• CTV: Canadian Television Network
      Privately owned Canadian Network with coverage of Canadian News.
       
    • Reuters Canada
      Subdivision of Thompson Reuters Media and Business News Service.
       
    • CNN
      American News Channel which also covers International events.
       
    • BBC
      With reporters around the Globe, no broadcaster covers International News like BBC.
       
    • Al Jazerra
      Middle Eastern News agency that covers regional and global news. Provides students with a Middle Eastern Perspective on the News.
       
    • PBS Newshour
      PBS' nightly National News program with in-depth stories of events in the United States.
       
    • NPR News
      NPR delivers breaking national and world news. Also top stories from business, politics, health, science, technology, music, arts and culture. It also has several Podcasts.
       

    News Blogs

    Ah, what would politics today be without blogs?

    While they may not be a source your professor prefers you cite, they often are quick to report new events as well as post editorials and post discussions. 

    A good listing of Political Blogs can be found at the Hillwatch.com Blogs site.

    Others to watch include:

    • Conscience of a Liberal
      This blog by Nobel Prize Economist Paul Krugman addresses public policy issues in the United States - particularly from the perspective of a Keynsian Economist.  You will find analysis as well as a great deal of data (as Economists are wont to  use.)

    • GwynneDyer.com
      With A PhD in History, and a long history writing on International Affairs, Mr. Dyer provides insightful analysis of International Events.  As he is a syndicated columnist, his articles can also be found in the library's Newspaper Databases.

    For a good analysis of what differentiates news found via Social Media site (like Blogs, Twitter, and YouTube) from more traditional news outlets (Newspapers and Television News) check out a this new report done by Pew for Journalism.Org. It talks about the strengths and weaknesses of each source.

      The Fake News

      Sometimes reading all of the dark things in the news can be depressing and you may need a break from it.  For fun, visit sites that spoof the news - but do not cite them in your papers unless you are writing about the Fake News!  And stay away from Hoax sites whose sole purpose is to be misleading.  Most well known and humorous Spoof sites are:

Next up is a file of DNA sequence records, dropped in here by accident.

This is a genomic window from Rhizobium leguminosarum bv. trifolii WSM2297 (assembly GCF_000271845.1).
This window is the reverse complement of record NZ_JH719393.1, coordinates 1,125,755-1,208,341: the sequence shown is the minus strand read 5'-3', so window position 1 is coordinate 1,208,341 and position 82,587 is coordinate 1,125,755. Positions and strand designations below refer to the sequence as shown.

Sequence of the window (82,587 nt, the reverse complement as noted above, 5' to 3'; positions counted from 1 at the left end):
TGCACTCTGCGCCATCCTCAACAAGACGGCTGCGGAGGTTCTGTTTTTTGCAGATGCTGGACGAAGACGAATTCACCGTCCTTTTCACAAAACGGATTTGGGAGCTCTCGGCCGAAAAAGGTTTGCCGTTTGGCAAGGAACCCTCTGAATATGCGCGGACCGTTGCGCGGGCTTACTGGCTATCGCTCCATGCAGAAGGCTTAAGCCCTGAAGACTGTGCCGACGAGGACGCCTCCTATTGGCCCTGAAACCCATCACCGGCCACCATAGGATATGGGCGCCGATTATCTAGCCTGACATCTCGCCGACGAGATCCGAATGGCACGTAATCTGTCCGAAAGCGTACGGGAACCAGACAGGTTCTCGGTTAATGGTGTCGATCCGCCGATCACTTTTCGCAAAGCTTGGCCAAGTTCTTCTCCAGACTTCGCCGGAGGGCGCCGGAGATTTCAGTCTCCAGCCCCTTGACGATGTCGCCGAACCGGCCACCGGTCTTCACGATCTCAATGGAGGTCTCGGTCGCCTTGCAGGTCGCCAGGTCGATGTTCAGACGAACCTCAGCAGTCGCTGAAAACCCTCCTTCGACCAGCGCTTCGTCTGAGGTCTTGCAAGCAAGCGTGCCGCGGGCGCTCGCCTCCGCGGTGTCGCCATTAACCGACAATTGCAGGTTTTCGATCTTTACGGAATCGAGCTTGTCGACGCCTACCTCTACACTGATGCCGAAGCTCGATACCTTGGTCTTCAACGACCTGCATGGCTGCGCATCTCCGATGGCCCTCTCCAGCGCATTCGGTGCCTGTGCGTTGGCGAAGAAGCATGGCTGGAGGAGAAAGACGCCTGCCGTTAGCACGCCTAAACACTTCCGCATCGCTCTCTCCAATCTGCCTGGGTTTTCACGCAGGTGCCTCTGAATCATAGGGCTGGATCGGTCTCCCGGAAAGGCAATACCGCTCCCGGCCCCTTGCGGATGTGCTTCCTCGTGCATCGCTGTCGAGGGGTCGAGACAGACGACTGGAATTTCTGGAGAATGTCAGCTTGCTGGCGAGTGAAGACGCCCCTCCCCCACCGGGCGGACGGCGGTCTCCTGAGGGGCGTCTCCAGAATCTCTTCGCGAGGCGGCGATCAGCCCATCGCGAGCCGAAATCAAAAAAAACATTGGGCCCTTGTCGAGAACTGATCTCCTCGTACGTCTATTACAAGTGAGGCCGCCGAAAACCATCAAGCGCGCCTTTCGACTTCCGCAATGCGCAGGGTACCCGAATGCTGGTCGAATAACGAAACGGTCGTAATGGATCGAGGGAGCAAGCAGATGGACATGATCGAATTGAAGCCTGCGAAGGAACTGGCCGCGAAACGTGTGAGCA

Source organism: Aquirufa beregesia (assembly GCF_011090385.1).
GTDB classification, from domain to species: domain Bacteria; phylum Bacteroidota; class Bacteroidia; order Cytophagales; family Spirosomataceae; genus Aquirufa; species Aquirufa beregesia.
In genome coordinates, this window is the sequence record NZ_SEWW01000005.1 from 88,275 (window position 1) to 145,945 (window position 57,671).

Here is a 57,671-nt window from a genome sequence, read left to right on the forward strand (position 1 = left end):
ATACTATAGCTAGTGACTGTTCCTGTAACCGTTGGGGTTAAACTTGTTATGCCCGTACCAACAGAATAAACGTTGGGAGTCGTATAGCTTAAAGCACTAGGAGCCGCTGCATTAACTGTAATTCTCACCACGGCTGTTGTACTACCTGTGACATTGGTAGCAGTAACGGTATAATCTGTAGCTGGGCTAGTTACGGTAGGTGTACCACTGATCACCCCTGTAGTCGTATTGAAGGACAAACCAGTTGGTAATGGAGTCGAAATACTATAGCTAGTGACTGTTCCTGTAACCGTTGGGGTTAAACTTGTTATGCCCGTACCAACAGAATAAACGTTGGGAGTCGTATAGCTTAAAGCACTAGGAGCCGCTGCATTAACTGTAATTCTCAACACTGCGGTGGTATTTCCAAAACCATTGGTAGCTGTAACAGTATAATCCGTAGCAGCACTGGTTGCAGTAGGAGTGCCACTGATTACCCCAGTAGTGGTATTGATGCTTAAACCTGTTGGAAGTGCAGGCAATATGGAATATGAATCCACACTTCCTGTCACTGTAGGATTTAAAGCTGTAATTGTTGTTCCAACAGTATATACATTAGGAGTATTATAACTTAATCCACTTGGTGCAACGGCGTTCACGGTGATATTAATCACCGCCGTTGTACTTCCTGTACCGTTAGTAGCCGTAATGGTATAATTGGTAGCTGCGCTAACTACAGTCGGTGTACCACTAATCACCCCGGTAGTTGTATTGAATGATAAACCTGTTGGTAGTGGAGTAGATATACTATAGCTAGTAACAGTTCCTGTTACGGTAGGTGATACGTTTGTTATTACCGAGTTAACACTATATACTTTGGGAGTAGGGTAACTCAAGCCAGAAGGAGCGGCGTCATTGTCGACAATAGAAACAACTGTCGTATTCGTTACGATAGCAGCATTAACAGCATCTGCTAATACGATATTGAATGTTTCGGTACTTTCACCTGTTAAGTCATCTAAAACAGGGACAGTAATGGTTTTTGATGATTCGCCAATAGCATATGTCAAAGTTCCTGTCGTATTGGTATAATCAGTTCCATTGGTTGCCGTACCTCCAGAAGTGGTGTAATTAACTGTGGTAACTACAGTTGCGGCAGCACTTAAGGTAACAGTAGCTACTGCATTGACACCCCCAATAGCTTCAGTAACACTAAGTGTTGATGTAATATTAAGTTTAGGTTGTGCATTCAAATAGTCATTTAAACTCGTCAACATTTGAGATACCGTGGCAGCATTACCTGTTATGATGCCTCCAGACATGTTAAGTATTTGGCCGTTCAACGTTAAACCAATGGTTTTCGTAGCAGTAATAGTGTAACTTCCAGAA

Canada

      • The Rick Mercer Report
        From Rants, to Weekly coverage of Newsmakers to skits, Rick Mercer is Canada's answer to Jon Stewart.  Always worth a watch!
         
      • This Hour has 22 Minuits
        Spoofs everything from politics to Canadian Society.  Must see classsics:  Marg Princess Warrior, Dakey Dunn, Babe Benntt, Miss Enid and Talking to Americans.

      United States

      • The Daily Show with Trevor Noah.
        Jon Stewart has made it his business to hold the media to a higher standard by pointing out the ludicrous nature of politics and news coverage of politics. His successor is Trevor Noah who brings his own take to covering news and news organizations.
         
      • Last Week Tonight with John Oliver 
        Take no Prisoners! should be the show's motto given  the humour and analysis in each episode.  American politics seen through the eyes of a British Comedian!
      • The Borowitz Report
        The headlines that most reporters wish they could only print!
         
      • The Onion
        These people spend all week thinking up great headlines and stories.  They never let facts or reality get in the way of a good story.

      Contact

      Carmen Kazakoff-Lane's picture
      Carmen Kazakoff-Lane
      Contact:
      Carmen Kazakoff -Lane, Scholarly Communications Librarian
      John E. Robbins Library - ( LB 2-19 )
      270-18th Street
      Brandon, Manitoba
      R7A 6A9

      Ph: (204) 727-7483

      VIDEOCONFERENCING:
      *Microsoft Meetings: Kazakoff@brandonu.ca
      *Zoom Invite to Kazakoff@brandonu.ca


      Website Skype Contact: Kazakofflane

      CBC News Feeds

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      New York Times News Feed

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        Off-Campus Access

      If you are a student or faculty member at Brandon University, you can access any Newspaper Database from off campus.

      If you are accessing the library's web site from off campus, most links on the library's web site will first take you to the Proxy Authentication Page, where you can log in with your Brandon University username and password. Once you have logged in, you will be taken to the destination of the link. You should only have to log in once per session.

      To log in, you will need your Brandon University username and password - the same username and password you use to log into the Brandon University network when you're on campus. If you have not claimed your username and password or you are having trouble logging in with those, you should contact the Brandon University Help Desk (Phone 571-8500 Monday -Friday 8:30AM to 4:30PM).

      For more information, see the Off-Campus Access Page